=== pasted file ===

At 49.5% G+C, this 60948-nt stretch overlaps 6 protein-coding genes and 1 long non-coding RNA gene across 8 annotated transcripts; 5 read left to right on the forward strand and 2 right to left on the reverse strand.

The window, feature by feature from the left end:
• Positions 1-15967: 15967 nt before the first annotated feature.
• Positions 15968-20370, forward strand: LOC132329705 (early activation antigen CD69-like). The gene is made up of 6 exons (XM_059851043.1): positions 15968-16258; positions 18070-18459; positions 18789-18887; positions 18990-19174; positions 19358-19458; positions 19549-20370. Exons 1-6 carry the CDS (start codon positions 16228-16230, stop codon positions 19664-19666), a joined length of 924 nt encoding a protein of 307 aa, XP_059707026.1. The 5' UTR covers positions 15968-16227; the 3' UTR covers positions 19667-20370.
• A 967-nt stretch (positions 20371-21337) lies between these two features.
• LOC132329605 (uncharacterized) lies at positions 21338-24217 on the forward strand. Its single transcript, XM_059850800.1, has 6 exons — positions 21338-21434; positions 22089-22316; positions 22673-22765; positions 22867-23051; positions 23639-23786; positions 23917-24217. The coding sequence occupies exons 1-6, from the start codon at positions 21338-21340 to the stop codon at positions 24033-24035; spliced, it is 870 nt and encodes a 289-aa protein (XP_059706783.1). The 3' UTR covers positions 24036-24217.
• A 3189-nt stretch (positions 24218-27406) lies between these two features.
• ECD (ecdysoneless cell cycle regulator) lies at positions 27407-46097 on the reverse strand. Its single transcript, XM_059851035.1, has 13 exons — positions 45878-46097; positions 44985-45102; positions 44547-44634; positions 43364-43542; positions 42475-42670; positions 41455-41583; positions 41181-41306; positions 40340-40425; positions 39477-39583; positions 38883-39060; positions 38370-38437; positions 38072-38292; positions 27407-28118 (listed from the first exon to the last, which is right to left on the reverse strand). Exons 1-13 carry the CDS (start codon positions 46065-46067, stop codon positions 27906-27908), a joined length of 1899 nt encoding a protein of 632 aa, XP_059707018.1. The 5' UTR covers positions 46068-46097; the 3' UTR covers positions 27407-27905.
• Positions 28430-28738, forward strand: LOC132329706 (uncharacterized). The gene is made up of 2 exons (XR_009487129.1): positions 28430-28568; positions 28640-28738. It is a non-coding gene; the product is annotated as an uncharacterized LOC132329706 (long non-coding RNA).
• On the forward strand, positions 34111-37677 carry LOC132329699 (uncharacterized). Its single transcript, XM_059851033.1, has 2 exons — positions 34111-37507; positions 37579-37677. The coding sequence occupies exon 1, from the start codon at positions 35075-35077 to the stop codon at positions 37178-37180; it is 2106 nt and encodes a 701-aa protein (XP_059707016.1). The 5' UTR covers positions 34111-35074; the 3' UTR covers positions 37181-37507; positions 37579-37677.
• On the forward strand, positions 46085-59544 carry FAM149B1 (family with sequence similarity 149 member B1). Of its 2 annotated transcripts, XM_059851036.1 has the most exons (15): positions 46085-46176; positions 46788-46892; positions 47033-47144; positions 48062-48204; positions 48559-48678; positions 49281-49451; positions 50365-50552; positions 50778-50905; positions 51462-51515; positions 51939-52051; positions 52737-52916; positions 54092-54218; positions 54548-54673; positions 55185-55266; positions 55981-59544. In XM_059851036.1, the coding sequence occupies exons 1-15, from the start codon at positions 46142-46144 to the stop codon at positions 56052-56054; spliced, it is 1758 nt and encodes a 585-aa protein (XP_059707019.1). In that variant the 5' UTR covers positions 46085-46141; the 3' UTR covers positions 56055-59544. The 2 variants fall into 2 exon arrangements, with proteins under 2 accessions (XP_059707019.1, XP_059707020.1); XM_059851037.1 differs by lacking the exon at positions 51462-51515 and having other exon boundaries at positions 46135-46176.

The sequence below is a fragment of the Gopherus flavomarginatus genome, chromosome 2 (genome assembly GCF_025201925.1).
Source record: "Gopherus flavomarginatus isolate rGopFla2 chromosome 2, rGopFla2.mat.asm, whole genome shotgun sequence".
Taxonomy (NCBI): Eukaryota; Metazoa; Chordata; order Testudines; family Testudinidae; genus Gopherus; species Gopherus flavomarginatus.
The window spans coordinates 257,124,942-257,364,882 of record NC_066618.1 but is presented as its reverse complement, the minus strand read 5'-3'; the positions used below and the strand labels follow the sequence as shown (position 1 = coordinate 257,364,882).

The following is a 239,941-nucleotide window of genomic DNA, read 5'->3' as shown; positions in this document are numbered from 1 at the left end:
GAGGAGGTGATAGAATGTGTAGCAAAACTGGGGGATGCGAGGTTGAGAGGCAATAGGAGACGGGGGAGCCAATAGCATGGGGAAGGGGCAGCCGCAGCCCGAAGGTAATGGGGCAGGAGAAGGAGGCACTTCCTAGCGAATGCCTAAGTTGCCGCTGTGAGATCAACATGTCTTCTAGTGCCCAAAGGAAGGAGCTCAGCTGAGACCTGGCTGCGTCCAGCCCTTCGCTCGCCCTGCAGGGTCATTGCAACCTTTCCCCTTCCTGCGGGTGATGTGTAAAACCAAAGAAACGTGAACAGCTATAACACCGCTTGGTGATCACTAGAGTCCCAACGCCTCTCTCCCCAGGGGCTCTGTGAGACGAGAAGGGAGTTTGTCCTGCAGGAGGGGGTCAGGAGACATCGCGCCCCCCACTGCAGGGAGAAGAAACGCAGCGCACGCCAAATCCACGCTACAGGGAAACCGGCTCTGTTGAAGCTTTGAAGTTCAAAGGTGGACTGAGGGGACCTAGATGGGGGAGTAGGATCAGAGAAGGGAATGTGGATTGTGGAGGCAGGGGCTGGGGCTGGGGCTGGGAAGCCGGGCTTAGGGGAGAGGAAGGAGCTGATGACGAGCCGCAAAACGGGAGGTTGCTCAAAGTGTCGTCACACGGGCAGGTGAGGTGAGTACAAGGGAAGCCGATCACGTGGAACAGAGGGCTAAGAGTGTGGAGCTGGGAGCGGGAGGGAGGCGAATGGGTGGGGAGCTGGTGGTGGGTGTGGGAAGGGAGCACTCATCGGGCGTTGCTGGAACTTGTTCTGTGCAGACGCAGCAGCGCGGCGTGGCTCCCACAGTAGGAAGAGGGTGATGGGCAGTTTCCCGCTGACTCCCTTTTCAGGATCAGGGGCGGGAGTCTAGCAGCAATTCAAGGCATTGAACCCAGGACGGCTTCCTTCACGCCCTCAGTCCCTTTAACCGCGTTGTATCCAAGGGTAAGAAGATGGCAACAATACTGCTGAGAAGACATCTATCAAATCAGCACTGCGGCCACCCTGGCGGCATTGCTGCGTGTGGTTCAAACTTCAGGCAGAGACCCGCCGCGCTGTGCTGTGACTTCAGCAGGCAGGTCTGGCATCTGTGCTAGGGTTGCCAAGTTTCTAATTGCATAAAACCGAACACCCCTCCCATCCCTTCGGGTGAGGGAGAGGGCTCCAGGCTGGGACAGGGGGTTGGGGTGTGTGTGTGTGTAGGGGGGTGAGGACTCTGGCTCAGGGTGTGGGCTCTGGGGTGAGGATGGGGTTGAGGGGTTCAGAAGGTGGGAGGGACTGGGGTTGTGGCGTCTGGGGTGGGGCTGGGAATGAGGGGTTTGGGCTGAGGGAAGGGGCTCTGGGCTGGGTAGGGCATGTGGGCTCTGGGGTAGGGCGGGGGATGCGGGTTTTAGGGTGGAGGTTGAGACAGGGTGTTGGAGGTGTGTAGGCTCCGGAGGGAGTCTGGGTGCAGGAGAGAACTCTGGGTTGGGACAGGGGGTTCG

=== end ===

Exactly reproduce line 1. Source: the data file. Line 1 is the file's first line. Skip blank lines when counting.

At 49.5% G+C, this 60948-nt stretch overlaps 6 protein-coding genes and 1 long non-coding RNA gene across 8 annotated transcripts; 5 read left to right on the forward strand and 2 right to left on the reverse strand.